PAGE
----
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Prolonged morphine administration alters protein expression in the rat myocardium



Morphine is used in clinical practice as a highly effective painkiller as well as the drug of choice for treatment of certain heart diseases. However, there is lack of information about its effect on protein expression in the heart. Therefore, here we aimed to identify the presumed alterations in rat myocardial protein levels after prolonged morphine treatment.


Morphine was administered to adult male Wistar rats in high doses (10 mg/kg per day) for 10 days. Proteins from the plasma membrane- and mitochondria-enriched fractions or cytosolic proteins isolated from left ventricles were run on 2D gel electrophoresis, scanned and quantified with specific software to reveal differentially expressed proteins.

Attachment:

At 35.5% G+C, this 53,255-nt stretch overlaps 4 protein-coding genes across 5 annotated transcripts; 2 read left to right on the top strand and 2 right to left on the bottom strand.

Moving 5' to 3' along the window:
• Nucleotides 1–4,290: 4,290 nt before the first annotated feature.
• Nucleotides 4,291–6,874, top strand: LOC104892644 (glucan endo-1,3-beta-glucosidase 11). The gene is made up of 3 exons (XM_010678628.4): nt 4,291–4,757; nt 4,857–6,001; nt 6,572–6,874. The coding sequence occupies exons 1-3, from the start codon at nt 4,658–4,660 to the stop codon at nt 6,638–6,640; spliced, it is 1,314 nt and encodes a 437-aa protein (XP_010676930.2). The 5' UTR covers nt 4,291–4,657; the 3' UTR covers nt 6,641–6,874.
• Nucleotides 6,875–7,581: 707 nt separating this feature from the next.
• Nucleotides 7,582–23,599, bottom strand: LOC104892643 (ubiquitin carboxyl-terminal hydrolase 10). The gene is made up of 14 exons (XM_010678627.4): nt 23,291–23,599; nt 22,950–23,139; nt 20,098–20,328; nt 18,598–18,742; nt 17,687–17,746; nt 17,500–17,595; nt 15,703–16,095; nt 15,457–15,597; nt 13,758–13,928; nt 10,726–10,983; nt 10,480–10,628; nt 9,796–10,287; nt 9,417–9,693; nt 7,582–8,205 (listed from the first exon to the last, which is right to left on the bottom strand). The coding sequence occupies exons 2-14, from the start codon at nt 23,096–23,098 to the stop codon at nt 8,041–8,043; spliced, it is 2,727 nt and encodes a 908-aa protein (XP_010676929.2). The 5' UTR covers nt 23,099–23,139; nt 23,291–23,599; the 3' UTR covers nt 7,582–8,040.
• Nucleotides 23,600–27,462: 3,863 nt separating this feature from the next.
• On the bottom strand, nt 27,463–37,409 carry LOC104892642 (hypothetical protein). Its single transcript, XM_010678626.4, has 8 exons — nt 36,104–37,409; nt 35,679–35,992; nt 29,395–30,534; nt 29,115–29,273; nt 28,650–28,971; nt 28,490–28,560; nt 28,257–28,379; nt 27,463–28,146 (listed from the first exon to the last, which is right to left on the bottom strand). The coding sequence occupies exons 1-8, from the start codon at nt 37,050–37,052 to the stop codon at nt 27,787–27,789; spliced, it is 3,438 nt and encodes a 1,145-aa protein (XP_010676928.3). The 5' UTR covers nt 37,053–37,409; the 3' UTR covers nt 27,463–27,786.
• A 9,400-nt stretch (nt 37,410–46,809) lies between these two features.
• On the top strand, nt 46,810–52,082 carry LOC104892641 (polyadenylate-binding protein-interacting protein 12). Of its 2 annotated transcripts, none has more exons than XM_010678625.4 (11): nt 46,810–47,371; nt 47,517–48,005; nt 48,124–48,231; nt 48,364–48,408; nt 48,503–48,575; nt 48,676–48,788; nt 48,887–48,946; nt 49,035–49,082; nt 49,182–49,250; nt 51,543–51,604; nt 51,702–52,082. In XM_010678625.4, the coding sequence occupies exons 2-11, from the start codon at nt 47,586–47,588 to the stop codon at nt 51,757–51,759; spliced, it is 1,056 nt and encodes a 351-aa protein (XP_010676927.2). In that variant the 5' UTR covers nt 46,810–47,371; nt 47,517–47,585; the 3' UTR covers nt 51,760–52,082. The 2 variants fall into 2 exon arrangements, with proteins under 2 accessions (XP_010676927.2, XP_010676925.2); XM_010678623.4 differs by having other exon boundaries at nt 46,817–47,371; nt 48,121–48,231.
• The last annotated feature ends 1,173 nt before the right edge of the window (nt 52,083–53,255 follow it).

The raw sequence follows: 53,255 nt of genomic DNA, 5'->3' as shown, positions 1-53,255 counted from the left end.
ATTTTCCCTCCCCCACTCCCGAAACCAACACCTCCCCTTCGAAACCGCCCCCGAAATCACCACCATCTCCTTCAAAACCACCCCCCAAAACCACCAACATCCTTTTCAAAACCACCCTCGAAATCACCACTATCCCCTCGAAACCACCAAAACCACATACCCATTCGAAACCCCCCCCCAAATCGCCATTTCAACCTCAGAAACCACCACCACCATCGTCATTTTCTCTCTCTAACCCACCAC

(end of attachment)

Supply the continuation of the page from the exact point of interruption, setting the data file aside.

Nine proteins were found to show markedly altered expression levels in samples from morphine-treaded rats and these proteins were identified by mass spectrometric analysis. They belong to different cell pathways including signaling, cytoprotective, and structural elements.


The present identification of several important myocardial proteins altered by prolonged morphine treatment points to global effects of this drug on heart tissue. These findings represent an initial step toward a more complex view on the action of morphine on the heart.